The ability of profiles to retrospectively produce psychosocial details seems ridiculous to many psychologists who find crime scene 'reconstruction' beyond the capacity of behaviour science research and theory alone. Godwin (1978) stated: 'Playing a blind man's bluff, groping in all directions in the hope of touching a sleeve'. He felt that the generalities did not help the police who required hard data like names, dates, times, etc. which profiles cannot offer.
Levin & Fox (1985) in their book 'Mass Murder: America's growing menace' state that psychological profiles are essentially vague and general and thus virtually useless in identifying a killer. Campbell (1976) believed that profiling will cause investigators to focus all of their attention on searching for a suspect and corroborating evidence to match the profile. Therefore, if the profile is wrong, the investigation can easily be led astray, e. g. Wimbledon Common case (Colin Stagg).
Liebert (1995) labels the profiling process as "superficial, phenomenological and, perhaps, even worse, distracting". He believed each case should be distinguished by its uniqueness rather than reducing it to a few observable parameters. These and several others have been highly critical of this technique or the methods used as they argue that federal agencies have little experience in actually investigating murder cases. They feel it would be better for local agencies to train their own officers in the intricacies of such investigations.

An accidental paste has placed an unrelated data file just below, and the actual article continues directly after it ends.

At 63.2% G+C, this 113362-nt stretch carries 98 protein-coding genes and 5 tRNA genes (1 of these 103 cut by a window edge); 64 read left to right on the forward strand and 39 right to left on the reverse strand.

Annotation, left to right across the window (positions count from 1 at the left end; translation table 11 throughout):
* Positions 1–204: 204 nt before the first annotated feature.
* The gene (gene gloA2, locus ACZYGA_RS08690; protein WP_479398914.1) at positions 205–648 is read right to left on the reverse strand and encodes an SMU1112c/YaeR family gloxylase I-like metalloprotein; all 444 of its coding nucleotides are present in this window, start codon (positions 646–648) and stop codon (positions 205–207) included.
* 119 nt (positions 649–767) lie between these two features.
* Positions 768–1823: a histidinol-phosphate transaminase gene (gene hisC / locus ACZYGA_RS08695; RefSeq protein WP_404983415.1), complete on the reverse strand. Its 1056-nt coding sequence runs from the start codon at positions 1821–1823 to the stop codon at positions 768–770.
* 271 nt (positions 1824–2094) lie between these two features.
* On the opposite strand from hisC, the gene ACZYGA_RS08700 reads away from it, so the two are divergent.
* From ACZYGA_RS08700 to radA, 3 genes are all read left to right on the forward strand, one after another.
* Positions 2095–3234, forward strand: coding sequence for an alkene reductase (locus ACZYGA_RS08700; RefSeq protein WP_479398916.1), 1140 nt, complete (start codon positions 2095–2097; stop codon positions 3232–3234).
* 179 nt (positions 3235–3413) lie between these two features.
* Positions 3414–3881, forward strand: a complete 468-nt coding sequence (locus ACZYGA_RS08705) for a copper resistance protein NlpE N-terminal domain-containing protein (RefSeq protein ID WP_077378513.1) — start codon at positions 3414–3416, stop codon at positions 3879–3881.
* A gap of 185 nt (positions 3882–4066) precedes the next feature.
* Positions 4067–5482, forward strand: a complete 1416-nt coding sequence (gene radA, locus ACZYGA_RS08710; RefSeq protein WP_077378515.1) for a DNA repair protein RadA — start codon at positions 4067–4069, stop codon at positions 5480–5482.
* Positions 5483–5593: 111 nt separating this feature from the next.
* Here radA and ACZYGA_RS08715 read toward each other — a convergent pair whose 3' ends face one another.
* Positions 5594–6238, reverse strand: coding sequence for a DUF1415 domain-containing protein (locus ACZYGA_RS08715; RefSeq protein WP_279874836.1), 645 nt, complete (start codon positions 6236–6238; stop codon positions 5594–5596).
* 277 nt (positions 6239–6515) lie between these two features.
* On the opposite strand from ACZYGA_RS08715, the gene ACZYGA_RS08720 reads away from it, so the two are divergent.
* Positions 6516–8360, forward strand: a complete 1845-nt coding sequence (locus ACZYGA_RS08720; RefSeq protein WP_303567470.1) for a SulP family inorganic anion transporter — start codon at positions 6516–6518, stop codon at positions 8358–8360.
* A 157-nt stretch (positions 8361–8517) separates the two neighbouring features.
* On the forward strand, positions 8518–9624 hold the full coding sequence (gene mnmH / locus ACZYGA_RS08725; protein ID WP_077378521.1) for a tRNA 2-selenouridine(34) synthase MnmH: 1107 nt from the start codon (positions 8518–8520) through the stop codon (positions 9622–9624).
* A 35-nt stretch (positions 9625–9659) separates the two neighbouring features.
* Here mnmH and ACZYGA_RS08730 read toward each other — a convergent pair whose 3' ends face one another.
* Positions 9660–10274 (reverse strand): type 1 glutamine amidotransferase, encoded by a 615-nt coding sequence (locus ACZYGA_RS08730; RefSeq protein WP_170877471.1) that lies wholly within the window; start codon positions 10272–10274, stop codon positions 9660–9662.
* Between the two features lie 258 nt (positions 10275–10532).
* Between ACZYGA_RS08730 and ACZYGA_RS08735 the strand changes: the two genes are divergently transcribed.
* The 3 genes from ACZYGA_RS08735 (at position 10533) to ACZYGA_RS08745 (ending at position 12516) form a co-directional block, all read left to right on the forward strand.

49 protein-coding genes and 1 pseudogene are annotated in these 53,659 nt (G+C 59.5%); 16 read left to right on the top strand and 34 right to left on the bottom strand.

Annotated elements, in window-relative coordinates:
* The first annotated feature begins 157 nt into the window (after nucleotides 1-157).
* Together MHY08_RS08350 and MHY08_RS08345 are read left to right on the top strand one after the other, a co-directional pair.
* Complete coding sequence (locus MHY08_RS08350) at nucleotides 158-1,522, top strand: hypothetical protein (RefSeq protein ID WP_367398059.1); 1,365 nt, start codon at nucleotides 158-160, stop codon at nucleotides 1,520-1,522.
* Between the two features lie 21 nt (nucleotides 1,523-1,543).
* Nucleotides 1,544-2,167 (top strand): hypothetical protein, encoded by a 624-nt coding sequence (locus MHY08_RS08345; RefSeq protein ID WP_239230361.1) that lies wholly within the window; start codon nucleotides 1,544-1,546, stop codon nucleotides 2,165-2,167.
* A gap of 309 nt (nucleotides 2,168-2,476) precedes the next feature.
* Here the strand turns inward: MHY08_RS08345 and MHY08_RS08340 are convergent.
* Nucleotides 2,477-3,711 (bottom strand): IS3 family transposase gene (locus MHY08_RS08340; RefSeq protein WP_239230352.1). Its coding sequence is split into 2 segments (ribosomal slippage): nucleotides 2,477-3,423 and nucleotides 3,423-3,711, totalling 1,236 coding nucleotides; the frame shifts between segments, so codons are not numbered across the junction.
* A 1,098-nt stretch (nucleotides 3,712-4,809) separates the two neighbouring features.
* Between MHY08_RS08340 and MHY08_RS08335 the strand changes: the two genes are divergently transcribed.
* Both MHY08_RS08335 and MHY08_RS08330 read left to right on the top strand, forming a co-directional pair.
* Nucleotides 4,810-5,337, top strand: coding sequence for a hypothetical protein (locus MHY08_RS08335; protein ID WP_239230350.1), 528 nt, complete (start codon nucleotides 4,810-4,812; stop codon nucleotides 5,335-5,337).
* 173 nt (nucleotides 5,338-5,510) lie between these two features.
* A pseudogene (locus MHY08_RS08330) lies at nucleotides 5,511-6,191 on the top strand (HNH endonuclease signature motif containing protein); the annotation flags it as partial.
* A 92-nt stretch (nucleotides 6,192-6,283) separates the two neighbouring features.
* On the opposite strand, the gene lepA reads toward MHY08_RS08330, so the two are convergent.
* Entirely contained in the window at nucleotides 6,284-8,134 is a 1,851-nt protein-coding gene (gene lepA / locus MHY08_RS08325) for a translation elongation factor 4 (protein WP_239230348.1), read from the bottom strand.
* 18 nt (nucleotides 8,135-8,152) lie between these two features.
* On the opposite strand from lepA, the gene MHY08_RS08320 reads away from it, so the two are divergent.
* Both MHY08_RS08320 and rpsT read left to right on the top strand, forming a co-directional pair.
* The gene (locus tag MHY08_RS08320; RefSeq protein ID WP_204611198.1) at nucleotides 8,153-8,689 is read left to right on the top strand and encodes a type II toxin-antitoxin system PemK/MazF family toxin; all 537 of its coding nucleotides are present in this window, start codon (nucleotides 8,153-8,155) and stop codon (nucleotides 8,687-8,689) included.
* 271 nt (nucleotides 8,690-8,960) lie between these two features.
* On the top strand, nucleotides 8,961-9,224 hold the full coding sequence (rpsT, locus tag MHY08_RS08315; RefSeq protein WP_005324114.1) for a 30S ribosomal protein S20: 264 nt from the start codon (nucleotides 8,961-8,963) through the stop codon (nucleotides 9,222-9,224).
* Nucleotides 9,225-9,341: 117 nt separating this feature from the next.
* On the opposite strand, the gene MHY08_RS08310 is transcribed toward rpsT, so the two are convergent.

Among the methods outlined earlier, the FBI method and Investigative psychology rely heavily on statistics which makes their application (in settings other than those in which these statistics were developed) severely limited. A number of conditions can result in an organised offender leaving behind a disorganised crime scene and would lead to incorrect assignment of the offender to the wrong group. Besides the 'circle hypothesis' of Canter has little to say in terms of applicability to an actual investigation as the original study was retrospective.